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This whole adventure started back in early April, when I finally succumbed to Stecyk, an intrepid artist, photographer and cultural historian who looks at the universe and sees patterns and connections that weave themselves into an inevitable design while the rest of us, caught up in the fabric, see only randomness and coincidence. These patterns and designs he sees sometimes take on a sinister, X-Files–like shape and tone colored in a military-industrial palette.
Not surprisingly, Stecyk spends a lot of time in the desert. Often, when he reports back after such trips, eager to describe the tangled web, I’ll put the phone down and pick it up at what I believe are the appropriate intervals to insert an “umm hmmm . . . ” or “ . . . really?”
During one of these phone calls, when he was going on about a huge tortoise relocation being done by the military and what this action said about where we are at this time in our history — or something like that — I suggested we go out to take a look. It wasn’t that I was so interested in desert tortoises — I wasn’t even aware that they were endangered or that they were our official state reptile, or that they could somehow be part of the Rorschach test some people, like Stecyk, see when they visit the desert just beyond the tentacles of our metropolis. I just didn’t have anything better to do.
The day of my first descent into this parallel universe begins very early after a near-sleepless night. I pick up Stecyk in West Los Angeles by 6:30 a.m. There’s a military designation for that time, but I don’t think I’m ever going to learn this math. As Stecyk packs his gear into my Cherokee, I notice he looks a bit like a tortoise himself — long neck, hairless head, thick skin. I try not to make too much of it as we head east on I-10. In the weeks that follow, I try not to make much of the fact that nearly everyone I meet in the tortoise-saving business begins to look like one.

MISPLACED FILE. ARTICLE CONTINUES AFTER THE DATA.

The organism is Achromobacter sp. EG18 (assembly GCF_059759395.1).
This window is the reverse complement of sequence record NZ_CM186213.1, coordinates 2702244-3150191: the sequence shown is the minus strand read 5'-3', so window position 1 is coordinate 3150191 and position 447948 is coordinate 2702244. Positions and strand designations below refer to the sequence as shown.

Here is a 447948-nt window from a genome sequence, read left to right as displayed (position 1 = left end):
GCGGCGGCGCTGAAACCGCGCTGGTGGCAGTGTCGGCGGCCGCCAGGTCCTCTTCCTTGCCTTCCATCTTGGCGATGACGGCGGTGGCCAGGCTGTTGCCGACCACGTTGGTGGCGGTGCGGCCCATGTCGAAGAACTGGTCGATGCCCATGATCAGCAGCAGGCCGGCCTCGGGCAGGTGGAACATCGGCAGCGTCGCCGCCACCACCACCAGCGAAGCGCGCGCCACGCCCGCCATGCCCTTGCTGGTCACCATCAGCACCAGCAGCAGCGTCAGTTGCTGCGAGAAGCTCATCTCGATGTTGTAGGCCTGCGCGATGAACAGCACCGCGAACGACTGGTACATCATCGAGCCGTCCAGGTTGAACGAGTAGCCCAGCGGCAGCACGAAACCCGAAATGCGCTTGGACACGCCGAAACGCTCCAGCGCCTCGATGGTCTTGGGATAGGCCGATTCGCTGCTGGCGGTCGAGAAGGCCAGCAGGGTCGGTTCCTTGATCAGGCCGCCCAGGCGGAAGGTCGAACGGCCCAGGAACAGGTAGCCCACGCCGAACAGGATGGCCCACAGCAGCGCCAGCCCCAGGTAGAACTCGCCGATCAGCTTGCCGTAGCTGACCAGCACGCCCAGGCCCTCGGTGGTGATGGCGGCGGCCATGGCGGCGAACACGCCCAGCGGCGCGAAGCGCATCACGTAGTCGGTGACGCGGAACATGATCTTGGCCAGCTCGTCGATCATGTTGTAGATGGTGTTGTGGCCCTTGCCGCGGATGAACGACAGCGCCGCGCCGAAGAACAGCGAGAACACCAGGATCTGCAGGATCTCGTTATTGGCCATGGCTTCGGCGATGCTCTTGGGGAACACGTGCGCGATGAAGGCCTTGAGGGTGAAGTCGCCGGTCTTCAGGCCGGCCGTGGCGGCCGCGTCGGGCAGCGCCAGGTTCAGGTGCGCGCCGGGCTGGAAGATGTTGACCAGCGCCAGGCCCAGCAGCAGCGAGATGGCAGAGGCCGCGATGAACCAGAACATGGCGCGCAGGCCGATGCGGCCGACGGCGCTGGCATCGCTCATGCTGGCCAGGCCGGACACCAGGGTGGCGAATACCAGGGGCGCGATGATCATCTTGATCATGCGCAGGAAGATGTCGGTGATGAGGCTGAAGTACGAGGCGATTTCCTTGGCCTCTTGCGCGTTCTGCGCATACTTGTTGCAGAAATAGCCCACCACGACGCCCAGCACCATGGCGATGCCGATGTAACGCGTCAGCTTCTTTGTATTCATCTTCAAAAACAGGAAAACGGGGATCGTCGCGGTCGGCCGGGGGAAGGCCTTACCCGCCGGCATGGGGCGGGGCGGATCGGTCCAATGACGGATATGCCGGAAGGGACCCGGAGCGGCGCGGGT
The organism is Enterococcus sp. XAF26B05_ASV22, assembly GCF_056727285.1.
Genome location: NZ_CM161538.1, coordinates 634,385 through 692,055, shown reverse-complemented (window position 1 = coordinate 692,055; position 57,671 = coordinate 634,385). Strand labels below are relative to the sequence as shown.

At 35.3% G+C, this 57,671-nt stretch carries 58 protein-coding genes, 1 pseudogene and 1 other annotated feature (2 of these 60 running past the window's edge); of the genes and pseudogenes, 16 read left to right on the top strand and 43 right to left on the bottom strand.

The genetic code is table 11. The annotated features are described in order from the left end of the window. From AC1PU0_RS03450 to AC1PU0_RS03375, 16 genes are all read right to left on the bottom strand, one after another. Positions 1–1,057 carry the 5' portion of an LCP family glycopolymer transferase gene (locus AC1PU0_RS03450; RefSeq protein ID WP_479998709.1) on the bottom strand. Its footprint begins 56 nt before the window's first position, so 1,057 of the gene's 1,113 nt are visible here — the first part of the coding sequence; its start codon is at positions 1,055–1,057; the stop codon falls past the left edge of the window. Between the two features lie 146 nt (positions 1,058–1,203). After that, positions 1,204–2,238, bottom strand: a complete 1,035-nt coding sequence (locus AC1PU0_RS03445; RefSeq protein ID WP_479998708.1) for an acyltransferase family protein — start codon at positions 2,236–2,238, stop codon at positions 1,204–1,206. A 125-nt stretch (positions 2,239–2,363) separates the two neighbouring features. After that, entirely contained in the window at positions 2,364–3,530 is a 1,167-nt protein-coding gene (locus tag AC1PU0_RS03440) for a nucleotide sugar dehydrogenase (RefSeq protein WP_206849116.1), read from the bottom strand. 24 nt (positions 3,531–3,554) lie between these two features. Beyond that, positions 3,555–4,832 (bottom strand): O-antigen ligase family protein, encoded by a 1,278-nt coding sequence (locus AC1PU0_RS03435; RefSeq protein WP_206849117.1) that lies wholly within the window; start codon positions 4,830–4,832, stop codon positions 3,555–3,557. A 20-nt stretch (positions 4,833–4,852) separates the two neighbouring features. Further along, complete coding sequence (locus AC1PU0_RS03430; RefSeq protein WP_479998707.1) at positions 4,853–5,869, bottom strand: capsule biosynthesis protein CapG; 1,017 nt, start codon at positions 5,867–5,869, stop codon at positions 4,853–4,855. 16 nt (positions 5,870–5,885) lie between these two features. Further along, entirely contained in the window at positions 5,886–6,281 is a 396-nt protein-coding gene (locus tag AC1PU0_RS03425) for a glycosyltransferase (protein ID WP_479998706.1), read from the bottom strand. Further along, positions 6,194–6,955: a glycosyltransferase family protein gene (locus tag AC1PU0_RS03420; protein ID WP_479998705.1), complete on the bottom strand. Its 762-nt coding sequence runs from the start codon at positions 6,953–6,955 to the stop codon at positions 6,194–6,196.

Our plan is ...well, we don’t have much of a plan except to try to crash whatever party might be going on out in the desert. But we do have a destination: Barstow. As anyone who has traveled from there to Las Vegas knows, Barstow is a portal into all kinds of weirdness. Out there are military bases, ghost towns, mines, meth labs, bikers and escape artists of all sorts. And somewhere in the desert surrounding that town, Stecyk has heard, tortoises are being bagged and tagged for relocation off a huge military base I know nothing about.
On the way, Stecyk tells a story about taking his kid out to the desert near Edwards Air Force Base (mascot, Eddie the Desert Tortoise) in 1997 to see Chuck Yeager break the sound barrier on the 50th anniversary of the first time he made history. (The general did the same thing in 2007 to commemorate the 60th anniversary.)
As we drive farther, Stecyk, whose son is now a lieutenant stationed in Iraq, fills my head with ideas about how we’re surrounded by military bases bent on expansion. But he didn’t always think this. When the Cold War was first over and won, he thought, like a lot of us did, that we were at the beginning of a remarkable and unprecedented event in which an empire, ours, would voluntarily draw down its military at the height of its power and invest in peace instead of war. We called it the peace dividend, and the potential implications for our country and the world were as vast as they were benign. In 2000, our budget surplus was a record $230 million. It was expected to go up by another trillion over the next 10 years. We had just made the largest payment of our national debt in history.
Our priorities, it seemed, were shifting. A new era of investment in education, infrastructure, civil society — the world — was at hand. Then came September 11 and everything after. Our deficit is now approaching $500 billion and our national long-term debt has nearly doubled to more than $9 trillion (adding more than a billion a day) since Bill Clinton left office. We’re fighting incredibly expensive wars in ways that seem to ensure no end. And, we’re completely out of money.